Long-term survival data from the first prospective, randomized biomarker validation trial in patients with muscle-invasive bladder cancer being treated with cisplatin-based chemotherapy before surgery are being reported at the 2022 ASCO Genitourinary Cancers Symposium by Thomas W. Flaig, MD, and colleagues (Abstract 536).
The results are from the S1314 clinical trial conducted by the SWOG Cancer Research Network. Primary results of the S1314 study were published in Clinical Cancer Research in 2021 and reported an association between a gene-expression biomarker called the COXEN GC score and a tumor’s pathologic response to chemotherapy. The new findings being presented at the ASCO Genitourinary Cancers Symposium are results of a prespecified secondary analysis of S1314 data that looked for associations between COXEN score and overall and progression-free survival.
The work was led by Dr. Flaig, a SWOG investigator at the University of Colorado Cancer Center and Vice Chancellor for Research at the University of Colorado Anschutz Medical Center.
Thomas W. Flaig, MD
“The work on S1314 was a tremendous collaborative effort across many institutions," Dr. Flaig said. "It provides important information on patients being treated with preoperative chemotherapy for bladder cancer.”
The S1314 trial enrolled 237 patients with muscle-invasive urothelial bladder cancer that had not metastasized, all of whom were slated to have surgery for their cancer
After they enrolled in the study, patients were randomly assigned to receive neoadjuvant chemotherapy in one of two treatment arms. Patients in the first arm were treated with gemcitabine and cisplatin; those in the second arm were treated with a dose-dense cocktail of four drugs: methotrexate, vinblastine, doxorubicin, and cisplatin (MVAC). All patients had surgery after completing chemotherapy. Doctors examined the tumors removed from patients to determine whether they had shrunk in response to the chemotherapy.
The COXEN score (short for co-expression extrapolation score) is generated by a test that measures the expression of a specific set of genes in a patient’s tumor cells. The COXEN test is tailored to each treatment; roughly speaking, it attempts to predict how sensitive a tumor is to a specific drug or to a combination of drugs.
The S1314 trial used a separate treatment-specific COXEN test for each of the two treatment combinations. These two tests were called COXEN GC and COXEN MVAC. Before the trial started, researchers identified a specific cutoff score for each test: scores above that cutoff were considered favorable; scores below it were unfavorable.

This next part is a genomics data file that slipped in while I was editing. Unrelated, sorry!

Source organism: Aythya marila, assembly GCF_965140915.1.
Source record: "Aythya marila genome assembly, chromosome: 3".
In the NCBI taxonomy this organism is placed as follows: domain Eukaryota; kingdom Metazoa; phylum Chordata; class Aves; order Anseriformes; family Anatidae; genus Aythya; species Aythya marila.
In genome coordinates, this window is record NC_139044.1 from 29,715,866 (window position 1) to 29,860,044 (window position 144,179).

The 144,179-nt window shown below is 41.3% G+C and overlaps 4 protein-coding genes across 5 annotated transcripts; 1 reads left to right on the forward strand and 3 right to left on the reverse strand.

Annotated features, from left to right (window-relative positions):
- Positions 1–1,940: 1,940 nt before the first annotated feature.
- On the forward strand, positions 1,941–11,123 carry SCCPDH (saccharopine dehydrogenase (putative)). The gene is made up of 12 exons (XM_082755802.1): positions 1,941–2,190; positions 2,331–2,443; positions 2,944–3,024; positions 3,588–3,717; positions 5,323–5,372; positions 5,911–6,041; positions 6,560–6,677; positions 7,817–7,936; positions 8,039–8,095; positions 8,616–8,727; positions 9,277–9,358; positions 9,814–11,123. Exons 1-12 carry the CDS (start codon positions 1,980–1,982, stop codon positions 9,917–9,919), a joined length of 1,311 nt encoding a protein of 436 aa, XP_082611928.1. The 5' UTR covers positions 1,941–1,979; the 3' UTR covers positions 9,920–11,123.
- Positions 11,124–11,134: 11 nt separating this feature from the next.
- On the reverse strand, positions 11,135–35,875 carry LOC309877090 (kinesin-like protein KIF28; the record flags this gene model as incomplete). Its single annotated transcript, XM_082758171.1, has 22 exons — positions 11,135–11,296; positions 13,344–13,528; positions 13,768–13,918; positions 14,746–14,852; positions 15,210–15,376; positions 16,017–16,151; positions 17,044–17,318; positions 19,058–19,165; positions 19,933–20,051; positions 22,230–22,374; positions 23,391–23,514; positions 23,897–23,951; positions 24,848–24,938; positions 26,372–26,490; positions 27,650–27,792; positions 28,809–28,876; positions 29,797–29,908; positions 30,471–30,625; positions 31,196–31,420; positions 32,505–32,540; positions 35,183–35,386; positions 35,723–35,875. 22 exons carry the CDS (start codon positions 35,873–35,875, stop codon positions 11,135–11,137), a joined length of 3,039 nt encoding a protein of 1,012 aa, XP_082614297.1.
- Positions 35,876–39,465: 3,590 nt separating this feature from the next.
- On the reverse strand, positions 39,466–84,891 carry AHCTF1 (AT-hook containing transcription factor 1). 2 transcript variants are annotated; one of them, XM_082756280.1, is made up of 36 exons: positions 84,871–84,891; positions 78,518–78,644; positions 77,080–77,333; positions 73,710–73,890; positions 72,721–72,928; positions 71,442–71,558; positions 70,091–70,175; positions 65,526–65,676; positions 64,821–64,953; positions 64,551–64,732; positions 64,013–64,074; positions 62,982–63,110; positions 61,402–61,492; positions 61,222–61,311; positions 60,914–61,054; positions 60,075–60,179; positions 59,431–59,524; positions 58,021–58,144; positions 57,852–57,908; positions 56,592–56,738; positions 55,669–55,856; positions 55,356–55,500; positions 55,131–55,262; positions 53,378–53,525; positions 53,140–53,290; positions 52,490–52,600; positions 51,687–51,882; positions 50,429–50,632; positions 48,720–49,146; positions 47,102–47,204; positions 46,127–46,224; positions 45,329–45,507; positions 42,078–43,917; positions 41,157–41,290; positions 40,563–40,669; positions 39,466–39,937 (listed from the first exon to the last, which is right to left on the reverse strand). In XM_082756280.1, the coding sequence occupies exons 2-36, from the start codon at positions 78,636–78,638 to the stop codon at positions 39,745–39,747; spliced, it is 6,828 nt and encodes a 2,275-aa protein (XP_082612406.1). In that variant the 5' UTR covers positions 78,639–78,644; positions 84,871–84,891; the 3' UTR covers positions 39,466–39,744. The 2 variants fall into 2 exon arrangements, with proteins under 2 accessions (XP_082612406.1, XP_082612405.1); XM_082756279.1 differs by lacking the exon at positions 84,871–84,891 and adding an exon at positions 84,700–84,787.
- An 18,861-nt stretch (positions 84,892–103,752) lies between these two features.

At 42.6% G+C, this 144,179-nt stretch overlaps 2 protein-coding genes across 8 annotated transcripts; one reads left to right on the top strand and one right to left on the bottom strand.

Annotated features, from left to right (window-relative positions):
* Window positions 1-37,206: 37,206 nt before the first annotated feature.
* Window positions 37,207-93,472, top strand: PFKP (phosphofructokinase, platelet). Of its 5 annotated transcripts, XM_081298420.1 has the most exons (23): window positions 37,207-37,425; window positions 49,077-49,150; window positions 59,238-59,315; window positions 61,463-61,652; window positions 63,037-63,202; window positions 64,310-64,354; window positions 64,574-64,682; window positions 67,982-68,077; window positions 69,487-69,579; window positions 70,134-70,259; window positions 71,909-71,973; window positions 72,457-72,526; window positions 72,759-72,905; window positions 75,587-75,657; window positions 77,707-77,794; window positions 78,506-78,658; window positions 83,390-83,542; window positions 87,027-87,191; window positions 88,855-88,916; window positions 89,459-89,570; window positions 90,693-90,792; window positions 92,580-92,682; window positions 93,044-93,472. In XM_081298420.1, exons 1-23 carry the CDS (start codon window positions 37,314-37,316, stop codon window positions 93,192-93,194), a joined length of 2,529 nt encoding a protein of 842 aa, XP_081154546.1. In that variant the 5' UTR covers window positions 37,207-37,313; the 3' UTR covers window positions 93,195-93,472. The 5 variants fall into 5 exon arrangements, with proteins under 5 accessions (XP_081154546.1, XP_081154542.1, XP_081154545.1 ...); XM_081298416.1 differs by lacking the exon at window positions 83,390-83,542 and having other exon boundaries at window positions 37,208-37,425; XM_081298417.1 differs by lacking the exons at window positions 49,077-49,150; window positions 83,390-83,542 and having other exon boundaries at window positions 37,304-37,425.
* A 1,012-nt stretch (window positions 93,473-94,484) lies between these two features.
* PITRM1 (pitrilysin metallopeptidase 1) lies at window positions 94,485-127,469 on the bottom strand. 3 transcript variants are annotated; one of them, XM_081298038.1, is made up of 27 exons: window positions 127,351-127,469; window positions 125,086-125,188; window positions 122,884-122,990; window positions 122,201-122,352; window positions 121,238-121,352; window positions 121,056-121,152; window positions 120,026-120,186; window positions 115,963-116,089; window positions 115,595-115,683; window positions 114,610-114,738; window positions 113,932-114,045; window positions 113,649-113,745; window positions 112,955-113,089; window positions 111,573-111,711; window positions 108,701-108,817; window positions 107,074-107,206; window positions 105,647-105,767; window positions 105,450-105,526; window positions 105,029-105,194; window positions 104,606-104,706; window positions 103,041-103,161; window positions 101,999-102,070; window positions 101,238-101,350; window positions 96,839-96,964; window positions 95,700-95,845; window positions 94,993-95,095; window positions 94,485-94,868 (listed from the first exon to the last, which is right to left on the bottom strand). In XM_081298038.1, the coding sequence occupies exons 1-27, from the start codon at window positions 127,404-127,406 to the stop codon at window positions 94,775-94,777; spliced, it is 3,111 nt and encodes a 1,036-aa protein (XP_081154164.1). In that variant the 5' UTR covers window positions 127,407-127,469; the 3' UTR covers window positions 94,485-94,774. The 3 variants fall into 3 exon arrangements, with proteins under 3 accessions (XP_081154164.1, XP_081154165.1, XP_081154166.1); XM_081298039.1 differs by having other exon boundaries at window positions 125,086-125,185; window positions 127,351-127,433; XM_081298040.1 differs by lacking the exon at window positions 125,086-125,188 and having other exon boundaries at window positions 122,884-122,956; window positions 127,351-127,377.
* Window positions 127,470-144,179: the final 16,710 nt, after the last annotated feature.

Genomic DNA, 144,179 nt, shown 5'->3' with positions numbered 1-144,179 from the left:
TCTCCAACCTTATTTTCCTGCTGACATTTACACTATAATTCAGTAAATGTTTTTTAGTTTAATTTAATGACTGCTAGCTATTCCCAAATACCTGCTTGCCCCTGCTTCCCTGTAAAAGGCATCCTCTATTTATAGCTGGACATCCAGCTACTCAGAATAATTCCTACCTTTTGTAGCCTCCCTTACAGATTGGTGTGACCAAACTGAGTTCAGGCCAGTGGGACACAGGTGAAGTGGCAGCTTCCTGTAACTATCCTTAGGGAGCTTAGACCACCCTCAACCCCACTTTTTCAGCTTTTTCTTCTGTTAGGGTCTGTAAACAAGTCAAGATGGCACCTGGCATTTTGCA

The trial was designed to determine whether a better COXEN score was associated with a more favorable response to chemotherapy. The goal was to determine whether the COXEN score could serve as a potential biomarker that could then be validated later in a prospective clinical trial. The primary trial results had shown that the COXEN GC score could predict pathologic response to chemotherapy among a pooled analysis of patients from both the gemcitabine/cisplatin and MVAC treatment arms.
In the secondary analysis, the researchers found no significant association between the COXEN GC score and overall or progression-free survival in the gemcitabine and cisplatin treatment group nor in the MVAC treatment group. However, when they looked at the COXEN GC score values for both treatment groups combined, they found that the score was a significant predictor of overall survival.
Dr. Flaig emphasized that much more remained to be learned from S1314. “There is very little prospective data in this setting,” he said, “and beyond the COXEN analysis reported here, samples and patient outcomes from S1314 are being used to facilitate the evaluation of several additional biomarkers.”
Disclosure: Study S1314 was sponsored by the National Cancer Institute (NCI), led by SWOG, and conducted by the National Institutes of Health (NIH)-funded National Clinical Trials Network. The study was funded by the NIH/NCI. For full disclosures of the study authors, visit coi.asco.org.The content in this post has not been reviewed by the American Society of Clinical Oncology, Inc. (ASCO®) and does not necessarily reflect the ideas and opinions of ASCO®.